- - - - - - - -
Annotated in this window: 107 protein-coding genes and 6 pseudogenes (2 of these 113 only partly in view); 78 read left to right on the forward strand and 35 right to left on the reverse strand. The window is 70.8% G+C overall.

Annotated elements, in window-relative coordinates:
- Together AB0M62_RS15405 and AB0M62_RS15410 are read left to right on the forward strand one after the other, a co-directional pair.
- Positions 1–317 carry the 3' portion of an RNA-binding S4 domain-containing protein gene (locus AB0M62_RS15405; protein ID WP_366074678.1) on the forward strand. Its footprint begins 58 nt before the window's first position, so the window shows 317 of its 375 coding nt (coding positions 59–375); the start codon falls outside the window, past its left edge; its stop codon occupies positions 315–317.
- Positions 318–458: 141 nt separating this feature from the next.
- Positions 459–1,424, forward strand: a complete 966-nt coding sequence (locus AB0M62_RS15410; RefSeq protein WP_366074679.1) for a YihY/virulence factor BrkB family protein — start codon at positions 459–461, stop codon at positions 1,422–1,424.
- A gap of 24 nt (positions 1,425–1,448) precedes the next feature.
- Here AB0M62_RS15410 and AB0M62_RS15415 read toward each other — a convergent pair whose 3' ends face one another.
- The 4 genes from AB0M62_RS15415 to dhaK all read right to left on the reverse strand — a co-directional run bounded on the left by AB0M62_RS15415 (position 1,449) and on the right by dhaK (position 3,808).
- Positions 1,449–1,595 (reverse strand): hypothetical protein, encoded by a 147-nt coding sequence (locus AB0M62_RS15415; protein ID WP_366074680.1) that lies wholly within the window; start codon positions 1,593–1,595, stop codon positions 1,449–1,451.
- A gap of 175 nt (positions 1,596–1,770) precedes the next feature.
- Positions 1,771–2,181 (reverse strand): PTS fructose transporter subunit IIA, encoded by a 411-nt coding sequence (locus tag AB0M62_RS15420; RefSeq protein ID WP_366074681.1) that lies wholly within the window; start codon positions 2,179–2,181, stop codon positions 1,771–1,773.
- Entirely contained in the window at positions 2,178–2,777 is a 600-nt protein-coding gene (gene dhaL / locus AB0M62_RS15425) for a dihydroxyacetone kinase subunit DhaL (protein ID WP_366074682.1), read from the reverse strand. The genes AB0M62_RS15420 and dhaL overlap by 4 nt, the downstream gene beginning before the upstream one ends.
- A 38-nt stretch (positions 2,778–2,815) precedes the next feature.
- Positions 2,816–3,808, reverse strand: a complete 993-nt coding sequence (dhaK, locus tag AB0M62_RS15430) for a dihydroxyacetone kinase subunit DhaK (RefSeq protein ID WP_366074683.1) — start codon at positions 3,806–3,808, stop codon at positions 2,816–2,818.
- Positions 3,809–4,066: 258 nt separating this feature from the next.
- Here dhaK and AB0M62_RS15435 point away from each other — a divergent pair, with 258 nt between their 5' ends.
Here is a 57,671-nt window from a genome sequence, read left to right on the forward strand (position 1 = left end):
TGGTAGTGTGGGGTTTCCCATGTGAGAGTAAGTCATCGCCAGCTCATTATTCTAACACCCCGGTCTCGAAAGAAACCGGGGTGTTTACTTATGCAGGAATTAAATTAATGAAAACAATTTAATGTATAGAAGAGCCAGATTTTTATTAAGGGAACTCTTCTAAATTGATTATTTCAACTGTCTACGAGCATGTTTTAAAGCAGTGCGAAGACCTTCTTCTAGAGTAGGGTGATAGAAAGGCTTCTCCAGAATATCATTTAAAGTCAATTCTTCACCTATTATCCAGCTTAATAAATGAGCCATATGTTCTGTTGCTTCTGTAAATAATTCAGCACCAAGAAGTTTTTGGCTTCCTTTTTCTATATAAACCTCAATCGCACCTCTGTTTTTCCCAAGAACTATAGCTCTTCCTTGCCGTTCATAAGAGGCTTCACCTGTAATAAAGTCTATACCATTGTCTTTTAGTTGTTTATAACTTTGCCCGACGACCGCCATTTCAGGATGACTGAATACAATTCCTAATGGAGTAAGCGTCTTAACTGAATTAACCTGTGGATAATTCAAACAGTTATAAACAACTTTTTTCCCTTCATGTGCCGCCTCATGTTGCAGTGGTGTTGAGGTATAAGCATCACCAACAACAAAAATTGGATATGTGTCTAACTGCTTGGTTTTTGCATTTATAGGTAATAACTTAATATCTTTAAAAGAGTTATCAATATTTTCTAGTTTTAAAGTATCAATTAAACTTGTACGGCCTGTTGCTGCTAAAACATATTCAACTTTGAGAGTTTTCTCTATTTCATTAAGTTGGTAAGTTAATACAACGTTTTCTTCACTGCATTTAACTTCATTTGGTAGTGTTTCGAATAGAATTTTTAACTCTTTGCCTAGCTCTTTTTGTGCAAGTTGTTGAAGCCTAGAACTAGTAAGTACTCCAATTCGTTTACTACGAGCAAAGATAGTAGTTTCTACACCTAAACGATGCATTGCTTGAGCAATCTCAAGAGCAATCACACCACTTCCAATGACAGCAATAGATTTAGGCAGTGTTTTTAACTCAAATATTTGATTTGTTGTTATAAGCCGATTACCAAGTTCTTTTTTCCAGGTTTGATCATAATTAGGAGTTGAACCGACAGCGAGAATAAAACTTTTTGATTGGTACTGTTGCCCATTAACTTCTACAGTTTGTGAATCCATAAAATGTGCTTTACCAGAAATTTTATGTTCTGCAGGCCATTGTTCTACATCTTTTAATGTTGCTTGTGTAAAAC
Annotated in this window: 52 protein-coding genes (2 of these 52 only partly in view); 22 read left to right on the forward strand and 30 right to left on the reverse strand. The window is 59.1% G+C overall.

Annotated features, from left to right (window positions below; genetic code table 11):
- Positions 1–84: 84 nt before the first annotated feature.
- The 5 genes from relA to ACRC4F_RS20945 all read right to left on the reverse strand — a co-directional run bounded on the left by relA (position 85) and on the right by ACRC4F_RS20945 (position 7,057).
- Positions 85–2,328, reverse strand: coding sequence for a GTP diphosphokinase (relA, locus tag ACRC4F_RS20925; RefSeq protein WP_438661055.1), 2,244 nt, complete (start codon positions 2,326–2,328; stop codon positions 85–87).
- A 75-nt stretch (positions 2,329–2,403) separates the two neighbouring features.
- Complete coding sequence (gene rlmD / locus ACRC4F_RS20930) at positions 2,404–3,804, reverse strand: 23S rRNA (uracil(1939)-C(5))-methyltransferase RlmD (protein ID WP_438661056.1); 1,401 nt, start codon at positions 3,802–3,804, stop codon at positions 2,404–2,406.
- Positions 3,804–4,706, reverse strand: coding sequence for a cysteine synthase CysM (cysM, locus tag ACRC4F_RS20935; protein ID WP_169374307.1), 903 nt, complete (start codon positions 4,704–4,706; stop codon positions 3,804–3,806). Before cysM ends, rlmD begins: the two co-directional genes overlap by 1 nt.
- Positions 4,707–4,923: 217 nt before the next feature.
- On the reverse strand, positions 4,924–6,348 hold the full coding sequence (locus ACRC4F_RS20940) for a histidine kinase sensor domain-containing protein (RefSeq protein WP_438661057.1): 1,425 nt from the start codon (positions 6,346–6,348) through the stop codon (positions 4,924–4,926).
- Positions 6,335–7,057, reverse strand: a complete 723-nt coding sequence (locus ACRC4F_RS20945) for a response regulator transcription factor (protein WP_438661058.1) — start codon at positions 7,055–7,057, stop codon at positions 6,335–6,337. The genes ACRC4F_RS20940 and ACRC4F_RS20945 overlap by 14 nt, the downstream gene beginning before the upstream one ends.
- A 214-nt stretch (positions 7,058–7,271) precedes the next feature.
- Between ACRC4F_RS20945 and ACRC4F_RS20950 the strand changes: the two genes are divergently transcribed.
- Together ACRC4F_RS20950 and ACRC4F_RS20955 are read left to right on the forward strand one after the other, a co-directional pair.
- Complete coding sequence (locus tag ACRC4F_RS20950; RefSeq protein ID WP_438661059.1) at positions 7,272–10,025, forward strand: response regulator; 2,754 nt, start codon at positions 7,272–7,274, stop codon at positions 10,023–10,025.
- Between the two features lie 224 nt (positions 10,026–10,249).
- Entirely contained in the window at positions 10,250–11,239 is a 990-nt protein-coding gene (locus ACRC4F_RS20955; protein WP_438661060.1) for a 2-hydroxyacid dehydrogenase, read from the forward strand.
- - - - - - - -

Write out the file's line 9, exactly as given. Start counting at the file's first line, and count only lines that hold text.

- The 4 genes from AB0M62_RS15415 to dhaK all read right to left on the reverse strand — a co-directional run bounded on the left by AB0M62_RS15415 (position 1,449) and on the right by dhaK (position 3,808).